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Across the street the entrance to the Royal Insurance Building is guarded by this bronze sculpture of three “allegorical” female figures – the lady on the left holds an anchor to represent the power of the sea, the one on the right a flaming torch to represent, well, fire and the sphinx in the centre (according to some sources) signifies the uncertainty of the future. The work is by Francis William Doyle Jones (1873 – 1938) and is entitled, with commendable literalness, Chimera with Personifications of Fire and the Sea.

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We double back a short distance and then proceed north into George Yard as far as the George & Vulture pub. This self-proclaimed Old Pickwickian Hostelrie dates from 1748 and is reputed to have been one of the meeting places of the notorious Hell-Fire Club. Dickens was a regular punter and the inn is mentioned at least 20 times in The Pickwick Papers.IMG_20170823_161505

Just before the pub we turn left down Bengal Court then cross Birchin Lane and follow Cowpers Court back to Cornhill. Turn eastward here as far as Ball Court on the south side which doglegs round to St Michael’s Alley where, opposite the George & Vulture is another legendary City drinking-hall, The Jamaica Wine House. Known locally as “the Jampot” this was originally the first coffee house in London, opening in 1652 and counting Samuel Pepys amongst its clientele.

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Taking St Michael’s Alley back to Cornhill we reach St Michael’s Church  rebuilt by Wren after the Fire and restored by Sir G.G. Scott. It has a fine Gothic tower, modelled on Magdalen Tower, Oxford and a pulpit carved by Grinling Gibbons. The organ of St Peter’s Church, almost next door, was played several times by Mendelssohn and in the vestry his autograph is treasured. The church was founded, according to an ancient tablet in the vestry, by “Lucius, the first Christian king of this land called Britaine”. Many remains of Roman London have been discovered hereabouts and many authorities place here the site of the Roman forum.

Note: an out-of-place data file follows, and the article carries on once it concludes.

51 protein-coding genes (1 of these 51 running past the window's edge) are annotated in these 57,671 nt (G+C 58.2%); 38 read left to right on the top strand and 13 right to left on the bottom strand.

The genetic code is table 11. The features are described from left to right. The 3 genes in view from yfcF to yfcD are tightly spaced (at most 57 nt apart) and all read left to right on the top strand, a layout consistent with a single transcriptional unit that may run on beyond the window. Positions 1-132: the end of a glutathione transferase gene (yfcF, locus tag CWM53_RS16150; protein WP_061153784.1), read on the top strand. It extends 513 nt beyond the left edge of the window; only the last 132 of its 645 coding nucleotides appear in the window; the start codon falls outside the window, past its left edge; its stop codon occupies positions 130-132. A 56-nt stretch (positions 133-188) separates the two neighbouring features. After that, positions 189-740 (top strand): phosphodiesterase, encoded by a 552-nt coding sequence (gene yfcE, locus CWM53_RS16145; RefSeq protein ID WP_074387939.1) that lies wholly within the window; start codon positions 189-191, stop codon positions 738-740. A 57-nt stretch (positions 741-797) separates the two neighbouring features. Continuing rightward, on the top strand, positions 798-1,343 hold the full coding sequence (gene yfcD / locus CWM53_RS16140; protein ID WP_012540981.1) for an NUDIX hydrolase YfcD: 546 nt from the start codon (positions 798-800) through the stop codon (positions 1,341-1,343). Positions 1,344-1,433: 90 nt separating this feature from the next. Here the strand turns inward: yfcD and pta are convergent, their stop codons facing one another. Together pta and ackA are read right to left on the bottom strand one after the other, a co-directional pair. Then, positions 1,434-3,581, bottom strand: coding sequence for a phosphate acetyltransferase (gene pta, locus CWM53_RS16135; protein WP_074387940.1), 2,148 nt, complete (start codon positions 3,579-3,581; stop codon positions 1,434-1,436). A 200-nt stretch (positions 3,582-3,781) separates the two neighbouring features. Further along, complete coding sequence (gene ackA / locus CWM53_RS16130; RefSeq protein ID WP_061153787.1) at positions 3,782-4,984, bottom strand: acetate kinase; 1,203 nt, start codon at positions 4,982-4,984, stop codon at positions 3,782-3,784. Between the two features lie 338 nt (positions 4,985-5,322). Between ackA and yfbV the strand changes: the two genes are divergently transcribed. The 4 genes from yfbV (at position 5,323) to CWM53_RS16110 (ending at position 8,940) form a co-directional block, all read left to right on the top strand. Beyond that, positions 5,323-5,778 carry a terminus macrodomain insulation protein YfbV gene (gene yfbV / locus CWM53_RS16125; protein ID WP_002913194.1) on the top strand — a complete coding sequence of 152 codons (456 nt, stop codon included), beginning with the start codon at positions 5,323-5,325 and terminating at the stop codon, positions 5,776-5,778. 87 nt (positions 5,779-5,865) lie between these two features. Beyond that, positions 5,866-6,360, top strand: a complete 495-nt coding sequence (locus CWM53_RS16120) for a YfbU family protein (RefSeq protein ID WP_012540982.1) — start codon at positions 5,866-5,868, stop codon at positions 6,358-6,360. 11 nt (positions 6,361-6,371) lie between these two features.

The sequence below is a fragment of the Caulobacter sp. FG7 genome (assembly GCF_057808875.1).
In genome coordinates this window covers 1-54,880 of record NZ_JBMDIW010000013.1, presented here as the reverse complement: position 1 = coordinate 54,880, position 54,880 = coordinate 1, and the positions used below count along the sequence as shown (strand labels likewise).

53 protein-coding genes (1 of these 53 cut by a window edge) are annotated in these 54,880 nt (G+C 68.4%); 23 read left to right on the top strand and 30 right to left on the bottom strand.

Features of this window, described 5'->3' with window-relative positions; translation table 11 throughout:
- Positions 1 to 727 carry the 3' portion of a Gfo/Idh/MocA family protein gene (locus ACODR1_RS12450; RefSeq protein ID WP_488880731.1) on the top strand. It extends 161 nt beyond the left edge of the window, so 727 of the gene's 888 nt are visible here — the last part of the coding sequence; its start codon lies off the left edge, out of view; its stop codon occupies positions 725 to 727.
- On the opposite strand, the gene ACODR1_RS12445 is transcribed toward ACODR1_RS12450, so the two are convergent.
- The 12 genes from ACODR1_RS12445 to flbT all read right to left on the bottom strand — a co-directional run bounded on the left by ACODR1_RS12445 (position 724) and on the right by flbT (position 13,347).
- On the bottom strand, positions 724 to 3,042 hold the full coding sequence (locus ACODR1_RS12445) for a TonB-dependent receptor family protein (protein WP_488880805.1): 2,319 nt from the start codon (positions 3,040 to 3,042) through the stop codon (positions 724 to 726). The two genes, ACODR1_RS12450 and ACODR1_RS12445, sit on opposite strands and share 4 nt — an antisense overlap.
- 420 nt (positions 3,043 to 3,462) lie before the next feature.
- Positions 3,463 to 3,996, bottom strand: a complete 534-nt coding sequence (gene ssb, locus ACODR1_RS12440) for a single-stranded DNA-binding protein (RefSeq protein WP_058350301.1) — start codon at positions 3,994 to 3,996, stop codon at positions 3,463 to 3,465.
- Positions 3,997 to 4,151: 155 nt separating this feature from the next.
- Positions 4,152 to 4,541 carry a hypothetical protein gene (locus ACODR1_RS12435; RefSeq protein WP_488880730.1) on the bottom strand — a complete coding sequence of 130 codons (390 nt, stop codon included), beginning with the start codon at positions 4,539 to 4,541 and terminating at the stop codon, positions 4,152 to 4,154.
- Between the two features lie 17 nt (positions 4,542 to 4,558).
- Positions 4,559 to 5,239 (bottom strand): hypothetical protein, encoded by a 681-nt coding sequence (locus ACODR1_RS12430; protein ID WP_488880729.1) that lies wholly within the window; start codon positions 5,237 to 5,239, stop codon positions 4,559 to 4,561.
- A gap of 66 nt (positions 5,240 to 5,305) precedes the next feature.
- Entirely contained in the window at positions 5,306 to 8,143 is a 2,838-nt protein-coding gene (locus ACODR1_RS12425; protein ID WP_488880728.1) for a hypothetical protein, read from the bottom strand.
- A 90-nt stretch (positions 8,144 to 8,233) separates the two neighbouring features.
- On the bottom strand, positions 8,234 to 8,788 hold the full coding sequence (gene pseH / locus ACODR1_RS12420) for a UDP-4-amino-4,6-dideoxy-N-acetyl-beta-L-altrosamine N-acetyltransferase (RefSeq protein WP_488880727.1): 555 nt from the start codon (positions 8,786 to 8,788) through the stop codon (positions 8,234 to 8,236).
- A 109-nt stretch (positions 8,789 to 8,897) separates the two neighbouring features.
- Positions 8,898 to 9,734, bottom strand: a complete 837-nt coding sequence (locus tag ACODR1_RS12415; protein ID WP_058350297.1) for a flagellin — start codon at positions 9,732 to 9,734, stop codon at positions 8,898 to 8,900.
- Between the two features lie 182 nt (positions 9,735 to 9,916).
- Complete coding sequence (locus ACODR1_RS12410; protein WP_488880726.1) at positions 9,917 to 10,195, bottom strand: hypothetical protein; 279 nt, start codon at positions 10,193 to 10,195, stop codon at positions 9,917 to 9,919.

Beginning with St Peter’s Alley we trace a double loop southward additionally involving Corbet Court, St Michael’s Alley again (this is at least three alleys for the price of one) and Bell Inn Yard. That brings us back to Gracechurch Street where we drop further south to Lombard Street and then proceed west to Birchin Lane which takes us north again. After a quick detour exploring the labyrinth that is Change Alley we resume northward, crossing over Cornhill into Finch Lane then over Threadneedle Street into Old Broad Street. Almost immediately veer left down Threadneedle Walk to return to Throgmorton Street generally crowded by bare-headed individuals of varying degrees of frivolity, whose presence betrays the whereabouts of that important institution, the Stock Exchange in Capel Court. The Stock Exchange referred to is the one that was created in 1801 as the first purpose-built and regulated “Subscription Room” for brokers to ply their trade. Prior to that they had gravitated away from the Royal Exchange to conduct their business in the coffee-houses of Change Alley and beyond. Capel Court no longer exists as such; in 1972 a new Stock Exchange Tower was opened on Old Broad Street and the original site redeveloped. However, come the ‘Big Bang’ and the introduction of electronic trading in 1986, the Tower became something of a white elephant and when an IRA bomb blew a whole in the 26-storey building four years later the writing was firmly on the wall. It closed permanently in 1992 and it was another 20 years before this unloved totem of the “Brutalist” era was stripped back to its core and redeveloped as a 21st century glass-clad monolith. In 2004 the London Stock Exchange eventually found a new home in Paternoster Square. Coincidentally the company I worked for made the same journey from Old Broad Street the same year.